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Taming Thin Film

Tier Logic's Approach to 3D FPGAs

Apparently, having an old 2D FPGA on your development board will soon be as lame as having one of those old-school 2D flatscreen TVs on your wall.  Sure, 2D FPGAs are good, but the buzz is all about 3D these days.  If it hasn’t got a Z axis, we easily-distracted trade press editors may not see it sticking up past all the other bright, shiny objects.

The latest entry in the 3D derby comes from startup Tier Logic, who have come out of stealth mode to give us a new spin on what 3-dimensional programmable devices may look like. According to Tier Logic, that third dimension is built from thin film (apparently, it’s a “thin” third dimension).  The company claims that innovative process changes allow them to remove the configuration SRAM (a huge chunk of a conventional SRAM FPGA) from the normal die and put it upstairs on a new level built with thin film technology.  The FPGA uses the normal nine layers of metal characteristic of current semiconductor processes, then adds thin film (TFT) layers on top of that, implementing the configuration logic.  

This is an elegant solution to an architectural oddity that has plagued FPGAs from the beginning. With conventional SRAM FPGAs, most of the transistors on the device are used for configuration logic.  Those transistors don’t need to be fast.  They need to be stable and not leak.  However, as we make our processes smaller and faster, these transistors become leakier and present a significant challenge for keeping static power down on FPGAs.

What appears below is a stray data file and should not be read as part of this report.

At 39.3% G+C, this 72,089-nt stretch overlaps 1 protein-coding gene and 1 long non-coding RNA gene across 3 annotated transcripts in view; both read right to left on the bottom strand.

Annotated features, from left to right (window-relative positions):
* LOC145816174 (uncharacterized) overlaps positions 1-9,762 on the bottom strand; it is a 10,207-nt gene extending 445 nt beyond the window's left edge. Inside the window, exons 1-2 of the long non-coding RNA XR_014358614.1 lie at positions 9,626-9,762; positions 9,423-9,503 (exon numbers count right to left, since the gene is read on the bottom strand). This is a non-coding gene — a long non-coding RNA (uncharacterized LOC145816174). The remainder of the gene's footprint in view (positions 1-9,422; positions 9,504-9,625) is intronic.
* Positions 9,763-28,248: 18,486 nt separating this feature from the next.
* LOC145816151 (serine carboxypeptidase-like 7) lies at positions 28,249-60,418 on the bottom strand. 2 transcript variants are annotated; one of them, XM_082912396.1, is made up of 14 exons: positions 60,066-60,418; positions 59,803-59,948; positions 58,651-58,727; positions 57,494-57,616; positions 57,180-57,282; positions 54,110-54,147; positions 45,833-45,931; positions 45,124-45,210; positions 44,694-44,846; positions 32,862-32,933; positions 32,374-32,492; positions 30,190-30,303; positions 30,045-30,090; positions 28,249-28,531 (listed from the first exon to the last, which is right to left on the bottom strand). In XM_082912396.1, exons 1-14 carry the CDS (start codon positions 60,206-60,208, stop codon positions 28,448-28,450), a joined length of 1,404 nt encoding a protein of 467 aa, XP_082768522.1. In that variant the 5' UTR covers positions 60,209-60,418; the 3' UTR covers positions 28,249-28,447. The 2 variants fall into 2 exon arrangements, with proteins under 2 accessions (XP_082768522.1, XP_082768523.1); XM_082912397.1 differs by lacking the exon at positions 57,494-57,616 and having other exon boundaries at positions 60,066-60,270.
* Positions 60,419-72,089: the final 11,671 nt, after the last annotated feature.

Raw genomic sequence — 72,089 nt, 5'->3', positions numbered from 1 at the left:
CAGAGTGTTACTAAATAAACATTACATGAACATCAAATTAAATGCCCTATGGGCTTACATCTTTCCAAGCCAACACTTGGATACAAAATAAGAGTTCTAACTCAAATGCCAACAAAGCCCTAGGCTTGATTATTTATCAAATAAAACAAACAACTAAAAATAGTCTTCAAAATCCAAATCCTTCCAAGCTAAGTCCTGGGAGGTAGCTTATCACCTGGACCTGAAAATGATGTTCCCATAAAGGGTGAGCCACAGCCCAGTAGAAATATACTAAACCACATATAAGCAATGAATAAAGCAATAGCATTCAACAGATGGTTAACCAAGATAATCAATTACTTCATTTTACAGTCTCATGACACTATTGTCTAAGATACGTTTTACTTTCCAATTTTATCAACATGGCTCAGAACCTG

One of the reasons thin film transistors haven’t caught on much in logic design is that the transistors are comparatively slow.  Since the steps to add the thin film to the top of the regular layers can’t be done at more than 400 degrees C, the silicon is amorphous.  Amorphous transistors are normally a bad deal but, fortuitously, are very well suited for FPGA configuration. They sit there on top of the stack, sipping power and holding your configuration.  

Having the configuration pulled out of the fray makes the whole FPGA more efficient from a layout perspective.  Routing distances are smaller, leakage currents are lower, timing closure is less challenging (in theory, at least) – all the benefits you’d expect from a 3D IC come true.  Tier Logic claims a net gain of 1.8x to 3.5x over conventional FPGAs.  

That 1.8x to 3.5x gain translates very roughly into 1-2 process nodes.  If that’s true, from a pure FPGA device technology perspective, Tier Logic just has to be within one process node of the “big guys” to be competitive on a cost, power, and performance basis.

Tier Logic has their sights set on more than that, however.  

You see, if you skip the thin film (TFT) layers, and put metal up there instead, you’ve just created a metal-wired ASIC version of your FPGA design.  The ASIC version is cheaper, faster, and lower power.  You can prototype your design, do early production, and get the kinks worked out by doing all your iteration and revision on the FPGA version, then when you’re ready to go for volume cost savings – get the metal-programmed version and you’ve just shortcutted the dreaded ASIC design process.